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Test Date: Sunday, 23.06.2002, British Council, Moscow

Academic IELTS

Overall score - 7.0 (Listening 7.5, Reading 6.0, Writing 7.0, Speaking 8.0)

Actually, I feel completely satisfied with my test results. It's more than I could dream of at the time when I started my preparation and a good result seemed like a daunting challenge for me. At the same time I would like to appreciate the efforts of other people on the site (as well as on the other sites with IELTS preparation material), their ideas were of an invaluable help for me. I really feel like sharing my personal feelings about the preparation and about the procedure of test taking. I would feel happy if my experience can be used by any applicant who is determined and motivated enough to face such a huge task of taking the test.

During the preparation it seems sometimes that you are supposed to be a kind of genius to accomplish that task successfully. Though, my personal experience proves that it is not necessarily a true fact. The most terrible thing is that usually you don't have practice at all, or, if you are lucky enough, only a little chance to have practice. Unfortunately, we live in the country, where a person who knows more than a hundred or something English words and capable of spelling half of them correctly is considered to be a fluent speaker of English.

I believe that if you are truly exceptional or intellectually gifted person, you stand a good chance to achieve a good result without preparation. The same applies to those who enjoy the opportunity to live and study in English-speaking countries for years. But if you are less fortunate, you've got to be considerably more concerned about getting prepared for the test. I would say that a good result of the IELTS test for this kind of people has a three-layer foundation.

At the bottom of this structure is your personal determination to spend a lot of time doing exercises and practice tests. No doubt you have a strong motivation to succeed. Being not that motivated, I suppose, you will give up preparation as soon as you do first two or three practice tests - IELTS has absolutely nothing to do with all the "English examinations" previously taken in Russian educational institutions. You are likely to find these tests extremely difficult and to find the goal to get a good score unattainable. According to my personal experience, it is always wise to expect even more terrible tasks at least in one section of the actual test. But if you are strong enough to handle all that, you will be rewarded greatly.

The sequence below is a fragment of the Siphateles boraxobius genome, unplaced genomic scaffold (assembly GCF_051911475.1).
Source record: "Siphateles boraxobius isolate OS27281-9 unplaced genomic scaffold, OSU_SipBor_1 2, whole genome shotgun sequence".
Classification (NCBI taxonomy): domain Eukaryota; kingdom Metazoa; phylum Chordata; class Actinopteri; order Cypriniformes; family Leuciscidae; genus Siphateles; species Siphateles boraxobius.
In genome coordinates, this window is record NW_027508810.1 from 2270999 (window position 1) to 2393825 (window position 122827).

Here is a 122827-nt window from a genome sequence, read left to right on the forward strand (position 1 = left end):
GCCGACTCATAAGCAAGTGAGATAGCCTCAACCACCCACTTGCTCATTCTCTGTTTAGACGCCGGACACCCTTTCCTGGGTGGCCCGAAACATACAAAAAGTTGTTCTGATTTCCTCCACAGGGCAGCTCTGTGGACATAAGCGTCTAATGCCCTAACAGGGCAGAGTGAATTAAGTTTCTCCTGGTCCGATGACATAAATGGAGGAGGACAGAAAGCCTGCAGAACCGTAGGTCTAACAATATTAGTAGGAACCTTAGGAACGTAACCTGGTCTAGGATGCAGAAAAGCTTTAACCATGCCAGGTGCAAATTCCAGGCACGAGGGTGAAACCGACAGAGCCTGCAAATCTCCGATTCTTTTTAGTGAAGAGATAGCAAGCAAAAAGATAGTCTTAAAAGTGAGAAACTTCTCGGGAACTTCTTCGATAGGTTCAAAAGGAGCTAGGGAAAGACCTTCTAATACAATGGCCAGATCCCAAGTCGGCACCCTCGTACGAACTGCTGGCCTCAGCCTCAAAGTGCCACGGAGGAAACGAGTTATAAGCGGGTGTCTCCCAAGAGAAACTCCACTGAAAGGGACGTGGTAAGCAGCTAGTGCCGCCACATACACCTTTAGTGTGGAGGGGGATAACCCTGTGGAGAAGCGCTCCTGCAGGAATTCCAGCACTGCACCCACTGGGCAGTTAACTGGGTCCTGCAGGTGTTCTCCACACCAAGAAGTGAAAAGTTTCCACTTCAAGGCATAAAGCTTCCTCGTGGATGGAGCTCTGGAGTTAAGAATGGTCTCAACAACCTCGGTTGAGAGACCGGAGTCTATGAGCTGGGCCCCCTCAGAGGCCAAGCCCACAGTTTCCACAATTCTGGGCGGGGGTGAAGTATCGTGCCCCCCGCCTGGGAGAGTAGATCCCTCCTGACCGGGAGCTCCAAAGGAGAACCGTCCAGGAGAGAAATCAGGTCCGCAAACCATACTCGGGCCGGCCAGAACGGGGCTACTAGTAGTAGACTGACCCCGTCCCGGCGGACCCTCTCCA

In the middle of the above-mentioned foundation structure, I would place the smart use of the information your receive from a wide variety of sources during the preparation. There is a good definition of that in English - the ability to convert information into knowledge. It is not really easy to enumerate all the sources of information your can get - the help of good and experienced teacher, numerous information sources on the Internet (mostly Russian and Chinese Web-sites with preparation material), or a lucky chance to communicate with any person who speaks English - just, to name a few. You should make the best out of all the sources of information you have, develop the most effective ways for you to analyze that information and accumulate your own experience about possible tasks at the test and the ways to cope with each particular task. At that stage of preparation even a small advice or just a single idea can be valuable. You've got to absorb the knowledge of other people, but to come to your own conclusions about the best methods to succeed in any given task. Just remember one beautiful English saying - the ideas are funny little things, they will not work unless you do. Development of this strategy or, I would rather say, construction of your own IELTS experience allows you to be prepared for unexpected questions and situations, you will find in plenty at the actual test.

I would prefer to place another important factor on the top of the three-layer IELTS foundation. I'm talking about such a simple but very important thing as luck. Though, many people believe that the luck at the test is just a reflection of how strong was your preparation. In fact it is up to any particular person to decide for oneself. One thing is for sure, the luck itself should not be considered as the only required factor to accomplish even a single section, not to mention the whole test. So I would advise you not to rely too much on it. You are no doubt feel much more lucky at the actual examination if your are prepared for nearly every situation.


Started in January, five months before the date of the actual test. I had a lucky chance to use the help of a good teacher. It is a safe bet to say that much of work I had to do by myself, but still I really appreciate her (teacher's) efforts to give me a professional assistance. Surely, a vast majority of information about the IELTS comes from the Internet. As I mentioned before I found some of Russian and Chinese specialized sites with the IELTS preparation material extremely helpful. On the contrary, the official sites (such as and numerous Internet sites regarding English language studies were only of a little help for me, because they contain only general information about the test. In fact, you can use IELTS Handbook instead for non-specific inquiries.